Language function and dysfunction lab

At the Language Function and Dysfunction Lab, we study the psychology, neuropsychology, and neurobiology of language in healthy individuals and in individuals with brain damage.

Our approach is bi-directional. On the one hand, we use models from cognitive neuroscience to better understand language function in neurological populations with the goal of contributing to the development of novel diagnostic tools and methods to improve language capacity in patients. On the other hand, we use observations of the breakdown of language and communicative abilities following brain insult to obtain unique insights informative for cognitive (neuro)science models.

We have a strong focus on language production (because, of course, you can’t do it all!), but are also interested in comprehension and, especially, the intersection between production and comprehension. Most of our work is based on behavioural meaures, electrophysiology, diffusion-weighted imaging, and non-invasive brain stimulation.

We are also part of the Adaptive Language for Healthy Brain and Society.

Looking for an internship? Contact us!


See you virtually at SNL 2020!

We are excited about attending SNL this year (from our homes). Follow the links for more. Check Joanna’s poster for exciting findings on the temporal lobe white matter in humans vs chimps.

Check our work at Science of Aphasia 2019 in Rome

We are very excited to present at Science of Aphasia. Click on the links to see more. We will update the pages to include more info later. Joanna will give a talk on comparative neuroanatomy of the posterior temporal lobe at the white matter level: chimps vs humans!

Come see us at SNL 2019 in Helsinki!

We will be presenting lots of interesting stuff at SNL this year. Click on the links to see more. We will update the pages to include more info later.

We will be in London for ELGGN 2019!

We will be presenting at this year’s meeting of the European Low Grade Glioma Network. I cannot be there unfortunately, but Joanna will be giving an exciting presentation on the initial results of our AFTERCARE survey: what are we offering in terms of assessments and interventions to patients after a surgery to remove a brain tumour, and what do we think we should be offering?

Recent Work

Repetition priming in individuals with amnestic Mild Cognitive Impairment and Alzheimer’s dementia: A systematic review and meta-analysis.

The literature on repetition priming in Alzheimer’s disease (AD) is inconsistent, with some findings supporting spared priming while others do not. Several factors may explain these inconsistencies, including AD severity (e.g., dementia vs. Mild Cognitive Impairment; MCI) and priming paradigm-related characteristics. This systematic …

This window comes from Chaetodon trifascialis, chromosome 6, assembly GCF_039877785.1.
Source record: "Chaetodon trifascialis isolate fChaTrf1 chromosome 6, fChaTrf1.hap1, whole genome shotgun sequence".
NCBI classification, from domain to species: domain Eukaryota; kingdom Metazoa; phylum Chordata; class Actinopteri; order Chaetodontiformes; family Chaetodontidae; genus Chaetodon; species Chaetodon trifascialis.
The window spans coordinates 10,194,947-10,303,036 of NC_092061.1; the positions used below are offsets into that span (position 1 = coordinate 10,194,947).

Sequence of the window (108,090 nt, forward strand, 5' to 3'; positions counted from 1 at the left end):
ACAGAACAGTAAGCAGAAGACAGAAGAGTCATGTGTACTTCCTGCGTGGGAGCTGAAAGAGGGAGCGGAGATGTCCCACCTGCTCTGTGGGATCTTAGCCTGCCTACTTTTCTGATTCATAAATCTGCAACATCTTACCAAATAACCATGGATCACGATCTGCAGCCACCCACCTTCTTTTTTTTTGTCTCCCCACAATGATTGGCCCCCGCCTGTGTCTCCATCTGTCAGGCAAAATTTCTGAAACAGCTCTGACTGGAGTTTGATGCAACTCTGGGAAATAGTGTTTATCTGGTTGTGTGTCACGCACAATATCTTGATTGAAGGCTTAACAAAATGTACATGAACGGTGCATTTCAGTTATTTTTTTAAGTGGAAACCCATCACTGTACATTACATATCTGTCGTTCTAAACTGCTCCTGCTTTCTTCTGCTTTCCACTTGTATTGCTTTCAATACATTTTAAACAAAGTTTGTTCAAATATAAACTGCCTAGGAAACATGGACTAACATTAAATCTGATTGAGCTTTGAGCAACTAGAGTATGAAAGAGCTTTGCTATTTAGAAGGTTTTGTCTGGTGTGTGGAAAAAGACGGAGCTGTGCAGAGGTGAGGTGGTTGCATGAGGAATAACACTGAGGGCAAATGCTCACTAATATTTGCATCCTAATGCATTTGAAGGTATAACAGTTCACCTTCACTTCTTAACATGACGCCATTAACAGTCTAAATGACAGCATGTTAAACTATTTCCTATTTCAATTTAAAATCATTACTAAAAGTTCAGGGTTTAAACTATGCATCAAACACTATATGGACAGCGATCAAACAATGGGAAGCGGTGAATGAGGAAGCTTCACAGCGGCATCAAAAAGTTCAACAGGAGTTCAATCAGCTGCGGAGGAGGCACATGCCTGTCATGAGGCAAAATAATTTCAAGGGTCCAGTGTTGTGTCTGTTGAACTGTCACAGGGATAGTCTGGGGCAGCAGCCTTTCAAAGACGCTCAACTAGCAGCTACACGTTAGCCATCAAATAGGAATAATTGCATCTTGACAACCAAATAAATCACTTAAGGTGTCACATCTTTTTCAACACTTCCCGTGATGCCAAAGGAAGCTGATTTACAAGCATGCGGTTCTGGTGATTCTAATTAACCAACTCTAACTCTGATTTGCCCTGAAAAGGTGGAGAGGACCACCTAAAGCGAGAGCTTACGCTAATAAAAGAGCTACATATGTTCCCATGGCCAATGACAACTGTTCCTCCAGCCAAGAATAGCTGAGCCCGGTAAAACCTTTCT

The effect of deep brain stimulation of the subthalamic nucleus on language function in Parkinson’s disease: A systematic review

Purpose: This systematic review focuses on the effect of bilateral Deep Brain Stimulation (DBS) of the Subthalamic Nucleus (STN) on language function in Parkinson’s Disease (PD). It fills an important gap in recent reviews, by considering other language tasks in addition to verbal fluency. Methods: We critically and systematically …

ASH: an automatic pipeline to generate realistic and individualized chronic stroke volume conduction head models

Objective: Large structural brain changes, such as chronic stroke lesions, alter the current pathways throughout the patients’ head and therefore have to be taken into account when performing transcranial direct current stimulation simulations. Approach: We implement, test and distribute the first MATLAB pipeline that …

Electrophysiological evidence for cross-language interference in foreign-language attrition

Foreign language attrition (FLA) appears to be driven by interference from other, more recently-used languages (Mickan et al., 2020). Here we tracked these interference dynamics electrophysiologically to further our understanding of the underlying processes. Twenty-seven Dutch native speakers learned 70 new Italian words over two …

Mediated phonological-semantic priming in spoken word production: evidence for cascaded processing from picture-word interference

The cognitive architecture that allows humans to retrieve words from the mental lexicon has been investigated for decades. While there is consensus regarding a two-step architecture involving lexical-conceptual and phonological word form levels of processing, accounts of how activation spreads between them (e.g. in a serial, …